Free speech is too important to be left to fend for itself in an online Wild West is one of the conclusions to emerge in Sweden from the Norway terror attacks which left 77 dead at the hands of a man fed on the language of “internet hate”.
On winning an Oscar in 2003 US documentary film maker Michael Moore held a notorious speech in which he spoke of living in “fictitious times”, criticising his “fictitious president” for taking the nation to a war in Iraq on false pretences.
Moore swiftly became the most hated man in America, the official video of the speech was pulled shortly afterwards and firebrand US television personality Glenn Beck used his show to air his thoughts about killing Moore, contemplating openly whether he should do the job himself or hire a hit man.
Glenn Beck escaped censure for his comments and according to Moore’s recent memoir, the episode was just one salvo in a long, and at times acutely life-threatening, decade for him and his family.
Michael Moore remains alive, thanks in no small measure to the 24/7 watch of a team of ex-Navy SEALs, as does the discussion over what is acceptable to say in public under the auspices of “freedom of speech”. Moore said in a recent interview that his use of these freedoms to make his Oscar speech was not worth the price.
After the recent terror attacks perpetrated in Norway, some of these same issues have come under renewed scrutiny in Sweden.
One of the key issues to emerge from the atrocities is the “debate about the debate”.
One angle of this debate has been a discussion over whether a normalisation of “extreme” viewpoints in the post 9/11 internet media age has in some way contributed to facilitating the attacks in Oslo and Utøya.
Few would have held Beck responsible had Moore been taken out by a deranged fan, just as few held right-wing nationalist groups directly culpable for the attacks in Norway carried out in their names by Anders Behring Breivik.
But the connection has been repeatedly drawn between the climate of hate despoiling the comments sections of many internet forums, and the conditions required for pushing Breivik over the edge from vociferous hatred into violent action.
In response, several major Swedish news outlets recently announced reviews of their policies for reader interaction on their websites, airing plans to tighten conditions for commenting on articles.
Much of the focus has been on the issue of anonymity, and one major daily is set to integrate its login system with Facebook in order to make it harder for commentators to hide behind pseudonyms, a right denied to journalists and contributors.
A common theme of emails sent to The Local from disgruntled readers barred from commenting is that all restrictions represent a threat to the sanctity of freedom of speech.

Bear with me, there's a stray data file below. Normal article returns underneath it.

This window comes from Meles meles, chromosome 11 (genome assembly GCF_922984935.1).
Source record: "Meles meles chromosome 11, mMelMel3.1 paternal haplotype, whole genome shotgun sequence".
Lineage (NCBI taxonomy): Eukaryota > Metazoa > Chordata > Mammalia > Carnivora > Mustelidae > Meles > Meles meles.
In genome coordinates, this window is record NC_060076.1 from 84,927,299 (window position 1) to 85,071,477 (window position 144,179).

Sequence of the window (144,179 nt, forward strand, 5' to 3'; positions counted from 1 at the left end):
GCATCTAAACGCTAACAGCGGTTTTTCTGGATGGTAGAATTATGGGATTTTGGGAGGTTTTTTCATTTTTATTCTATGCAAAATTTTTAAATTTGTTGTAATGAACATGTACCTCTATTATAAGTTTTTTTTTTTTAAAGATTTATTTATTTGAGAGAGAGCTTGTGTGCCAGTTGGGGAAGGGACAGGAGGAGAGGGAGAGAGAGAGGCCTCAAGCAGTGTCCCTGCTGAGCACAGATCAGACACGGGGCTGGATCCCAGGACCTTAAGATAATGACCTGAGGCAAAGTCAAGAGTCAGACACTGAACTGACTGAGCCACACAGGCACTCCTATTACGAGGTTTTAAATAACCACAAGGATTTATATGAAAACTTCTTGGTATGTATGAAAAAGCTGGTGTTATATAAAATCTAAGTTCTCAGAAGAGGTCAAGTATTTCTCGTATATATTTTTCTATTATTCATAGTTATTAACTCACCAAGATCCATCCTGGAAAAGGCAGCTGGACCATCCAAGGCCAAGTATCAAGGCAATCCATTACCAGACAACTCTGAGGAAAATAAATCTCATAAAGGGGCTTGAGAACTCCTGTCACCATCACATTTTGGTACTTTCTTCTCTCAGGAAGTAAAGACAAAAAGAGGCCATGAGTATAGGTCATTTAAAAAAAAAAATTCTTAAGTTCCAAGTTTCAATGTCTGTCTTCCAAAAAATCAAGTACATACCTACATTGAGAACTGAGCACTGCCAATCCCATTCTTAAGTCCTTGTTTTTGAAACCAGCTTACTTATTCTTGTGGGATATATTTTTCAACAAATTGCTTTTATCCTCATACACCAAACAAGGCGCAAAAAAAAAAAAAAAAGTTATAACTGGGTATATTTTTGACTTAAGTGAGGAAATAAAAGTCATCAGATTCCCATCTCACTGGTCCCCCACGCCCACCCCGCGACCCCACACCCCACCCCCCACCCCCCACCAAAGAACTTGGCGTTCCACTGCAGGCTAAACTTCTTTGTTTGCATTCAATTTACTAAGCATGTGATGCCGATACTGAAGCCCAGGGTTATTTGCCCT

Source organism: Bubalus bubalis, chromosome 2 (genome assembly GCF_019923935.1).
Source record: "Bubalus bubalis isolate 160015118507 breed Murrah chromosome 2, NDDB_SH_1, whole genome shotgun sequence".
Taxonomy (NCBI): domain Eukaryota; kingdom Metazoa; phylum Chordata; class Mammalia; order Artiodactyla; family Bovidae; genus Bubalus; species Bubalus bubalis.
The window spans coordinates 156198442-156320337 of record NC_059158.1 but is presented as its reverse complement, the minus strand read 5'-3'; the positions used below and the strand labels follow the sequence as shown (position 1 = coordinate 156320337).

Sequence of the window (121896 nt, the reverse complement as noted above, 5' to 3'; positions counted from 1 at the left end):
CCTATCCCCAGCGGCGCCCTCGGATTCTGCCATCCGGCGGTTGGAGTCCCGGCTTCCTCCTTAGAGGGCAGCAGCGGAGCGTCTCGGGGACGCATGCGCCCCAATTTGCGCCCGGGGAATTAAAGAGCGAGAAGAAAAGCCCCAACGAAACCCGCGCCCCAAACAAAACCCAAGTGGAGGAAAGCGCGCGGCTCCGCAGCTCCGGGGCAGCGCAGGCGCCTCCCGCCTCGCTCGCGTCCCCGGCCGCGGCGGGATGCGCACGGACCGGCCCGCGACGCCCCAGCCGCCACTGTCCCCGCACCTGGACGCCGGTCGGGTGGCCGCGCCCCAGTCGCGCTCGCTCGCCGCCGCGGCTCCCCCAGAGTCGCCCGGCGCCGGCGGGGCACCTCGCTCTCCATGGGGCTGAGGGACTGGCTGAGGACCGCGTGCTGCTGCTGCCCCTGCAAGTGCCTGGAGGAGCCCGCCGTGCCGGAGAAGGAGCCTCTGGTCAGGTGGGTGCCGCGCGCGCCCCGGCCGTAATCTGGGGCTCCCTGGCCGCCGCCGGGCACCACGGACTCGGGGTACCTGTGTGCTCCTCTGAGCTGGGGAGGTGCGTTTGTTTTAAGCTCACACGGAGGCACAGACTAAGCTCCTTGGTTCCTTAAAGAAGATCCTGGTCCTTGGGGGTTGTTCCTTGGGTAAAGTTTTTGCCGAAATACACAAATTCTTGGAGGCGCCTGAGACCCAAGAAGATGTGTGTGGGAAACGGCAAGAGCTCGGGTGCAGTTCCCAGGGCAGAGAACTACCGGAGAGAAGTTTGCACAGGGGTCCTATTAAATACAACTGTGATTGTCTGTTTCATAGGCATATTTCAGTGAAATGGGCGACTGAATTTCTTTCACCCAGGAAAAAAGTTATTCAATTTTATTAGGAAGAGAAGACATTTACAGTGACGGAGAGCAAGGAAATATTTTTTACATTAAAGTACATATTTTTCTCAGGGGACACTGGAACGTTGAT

One recent correspondent complained that it was unfair for him to be blocked because “almost everybody is offensive and violates the rights, harms or threatens the safety of other users”.
All media organisations, The Local included, enforce a code of practice to moderate open discussion and the recent initiatives should be seen as a development of this effort; as part of the fight to protect the free word, instead of meekly surrendering to what has become known as “internet hate”.
Despite the evident challenges, a recent survey by polling firm Sifo shows that a vast majority of internet-savvy Swedes cherish the practice of being able to comment openly.
Newspaper editors, acutely aware that their content is often debated far more vigorously on social media forums, have recognised that they share a common interest in acceding to this wish and to ensuring that it thrives.
“I disapprove of what you say, but I will defend to the death your right to say it” – these famous words uttered by Voltaire remain as valid in the internet media age, despite the proposed changes and the complaints of an outraged minority in letters to the editor.
The Norway attacks have however highlighted that free speech needs protection if it is to continue to thrive in the face of the noisy, like Glenn Beck, and the murderous, like Anders Behring Breivik, who must not be left unchallenged to dictate the terms of the debate.
Freedom of speech is a fundamental right for all individuals in a democratic society and must not, as in Moore’s case, carry a price that is not worth paying. All participants must share in that responsibility.